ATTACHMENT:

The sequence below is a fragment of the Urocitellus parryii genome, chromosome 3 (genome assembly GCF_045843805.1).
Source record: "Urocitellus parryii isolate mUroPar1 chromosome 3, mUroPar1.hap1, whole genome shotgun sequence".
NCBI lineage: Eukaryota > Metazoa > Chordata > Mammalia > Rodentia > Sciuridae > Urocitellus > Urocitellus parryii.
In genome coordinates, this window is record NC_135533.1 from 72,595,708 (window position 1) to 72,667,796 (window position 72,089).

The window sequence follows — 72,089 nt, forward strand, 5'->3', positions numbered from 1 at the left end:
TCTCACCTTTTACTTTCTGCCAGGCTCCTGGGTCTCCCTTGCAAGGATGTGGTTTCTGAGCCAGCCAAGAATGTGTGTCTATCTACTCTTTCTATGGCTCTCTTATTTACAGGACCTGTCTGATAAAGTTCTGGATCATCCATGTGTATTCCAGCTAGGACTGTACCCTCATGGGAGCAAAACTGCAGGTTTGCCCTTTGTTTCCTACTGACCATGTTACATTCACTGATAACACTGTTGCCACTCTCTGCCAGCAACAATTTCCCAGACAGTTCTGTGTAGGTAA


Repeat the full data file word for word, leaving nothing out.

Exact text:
The sequence below is a fragment of the Urocitellus parryii genome, chromosome 3 (genome assembly GCF_045843805.1).
Source record: "Urocitellus parryii isolate mUroPar1 chromosome 3, mUroPar1.hap1, whole genome shotgun sequence".
NCBI lineage: Eukaryota > Metazoa > Chordata > Mammalia > Rodentia > Sciuridae > Urocitellus > Urocitellus parryii.
In genome coordinates, this window is record NC_135533.1 from 72,595,708 (window position 1) to 72,667,796 (window position 72,089).

The window sequence follows — 72,089 nt, forward strand, 5'->3', positions numbered from 1 at the left end:
TCTCACCTTTTACTTTCTGCCAGGCTCCTGGGTCTCCCTTGCAAGGATGTGGTTTCTGAGCCAGCCAAGAATGTGTGTCTATCTACTCTTTCTATGGCTCTCTTATTTACAGGACCTGTCTGATAAAGTTCTGGATCATCCATGTGTATTCCAGCTAGGACTGTACCCTCATGGGAGCAAAACTGCAGGTTTGCCCTTTGTTTCCTACTGACCATGTTACATTCACTGATAACACTGTTGCCACTCTCTGCCAGCAACAATTTCCCAGACAGTTCTGTGTAGGTAA